Dr. Dana Segev
Time-space budget (TBS) is a particularly useful research methods for investigating the relationship between the environment and an individual’s behaviours and choices (Wikström, Treiber, & Hardie, 2011). It involves a collection of data about how individuals spend their time, where and with whom, thereby uncovering patterns of behaviours of groups of people across locations (Gershuny, 1989). Time remains an invariant unit of analysis, making this method excellent for comparative analysis.
TSB had scarcely been used in criminological research (although see, Farrall et al., 2014; Wikström et al., 2010) and particularly absent is the use of TSB across countries, to uncover choices and behaviours of ex-offenders (Segev 2020; Segev 2019). Segev’s (2019) cross-national study into desistance of crime utilised TSB to unveil how behaviours (activities) of ex-offenders who had a long criminal career compared between England and Israel. The key aim was to explore the role of macro factors in shaping the pathways out of crime for participants in the study.
The findings provided insight into the social lives of participants and how cultural aspects in each country ‘translated’ into social factors which shaped the day-to-day of crime avoidance. There were interesting differences and similarities between the countries and a detailed description of the analysis can be found here or the link below.
In her conclusion, Segev (2019; 2020) highlights that English participants spent more time in restful activities and sleeping, as well as more time in home settings than Israeli participants, a difference which was statistically significant. In contrast, Israeli participants spent more time working and outdoors. This difference is partly explained by the social context around employment with a criminal conviction in each country and the rates of Israeli participants who were employed, compared with English participants (click here or on the related opinion piece below for more details). That said, regardless of employment status or financial conditions, Israelis showed a clear tendency of spending more time outdoors and socialising, while English participants preferred to stay in home settings to avoid recidivism. For Israelis, socialising outdoors was a way to overcome obstacles related to reoffending and avoiding boredom, while English participants sought to overcome these same obstacles by spending time in home settings and socialising primarily with family or romantic partners.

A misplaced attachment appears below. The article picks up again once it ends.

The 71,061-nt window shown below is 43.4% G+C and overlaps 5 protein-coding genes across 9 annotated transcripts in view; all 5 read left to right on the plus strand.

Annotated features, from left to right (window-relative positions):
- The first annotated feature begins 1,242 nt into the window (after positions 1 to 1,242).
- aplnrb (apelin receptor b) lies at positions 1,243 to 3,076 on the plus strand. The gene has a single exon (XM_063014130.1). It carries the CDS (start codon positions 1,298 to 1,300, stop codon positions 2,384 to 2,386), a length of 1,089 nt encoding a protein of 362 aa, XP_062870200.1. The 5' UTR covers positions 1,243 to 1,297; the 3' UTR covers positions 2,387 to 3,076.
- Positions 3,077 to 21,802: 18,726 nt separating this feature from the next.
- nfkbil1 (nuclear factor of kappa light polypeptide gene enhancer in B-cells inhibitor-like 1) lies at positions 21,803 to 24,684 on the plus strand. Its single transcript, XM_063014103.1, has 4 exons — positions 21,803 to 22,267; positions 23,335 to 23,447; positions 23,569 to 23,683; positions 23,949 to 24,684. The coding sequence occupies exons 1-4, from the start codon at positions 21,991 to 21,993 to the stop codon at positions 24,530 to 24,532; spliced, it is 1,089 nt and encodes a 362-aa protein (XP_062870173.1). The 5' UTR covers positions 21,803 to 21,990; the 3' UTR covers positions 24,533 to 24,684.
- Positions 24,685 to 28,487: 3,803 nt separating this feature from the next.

Another key finding that emerged was that time spent with family in Israel was also associated with the Jewish tradition of Shabbat dinners and participants reported undertaking other religious activities in conjunction with the Shabbat (Segev, 2019). Religious traditions in Israel operated at a broader social level and shaped the use of time and space amongst Israeli participants. Interestingly, religious traditions encouraged certain behaviours, regardless of participants’ level of religiosity or whether they ascribed to religious customs.
Studies into the role of religion in the cessation of offending tend to research the impact of religion at the individual level and how such held beliefs supports individual’s process of change. Yet, less attention has been given to the over-arching impact of religious traditions and beliefs on the organisation, choices and behaviours of groups of people. Segev’s (2019; 2020) study illustrates how religion has a macro over-arching impact which shaped time use and dispositions of Israeli participants, even amongst those who did not ascribe to religious beliefs and traditions.
For more findings and deeper discussion on the topics above click here:
Farrall, S., Hunter, B., Sharpe, G., et al. (2014) Criminal Careers in Transition: The Social Context of Desistance from Crime, Oxford: Oxford University Press.
Gershuny, J. (1989) Time Budgets as Social Indicators. Journal of Public Policy 9: 419– 424.
Segev D (2019) Comparing the Temporal and Spatial Dynamics of Desistance in England and Israel. In: Farrall S (ed) The Architecture of Desistance. Abingdon, Oxon: Routledge.
Segev D (2020) Desistance and Societies in Comparative Perspective. Abingdon, Oxon: Routledge.
* Drawn from Segev D (2019) Comparing the Temporal and Spatial Dynamics of Desistance in England and Israel. In: Farrall S (ed) The Architecture of Desistance. Abingdon, Oxon: Routledge.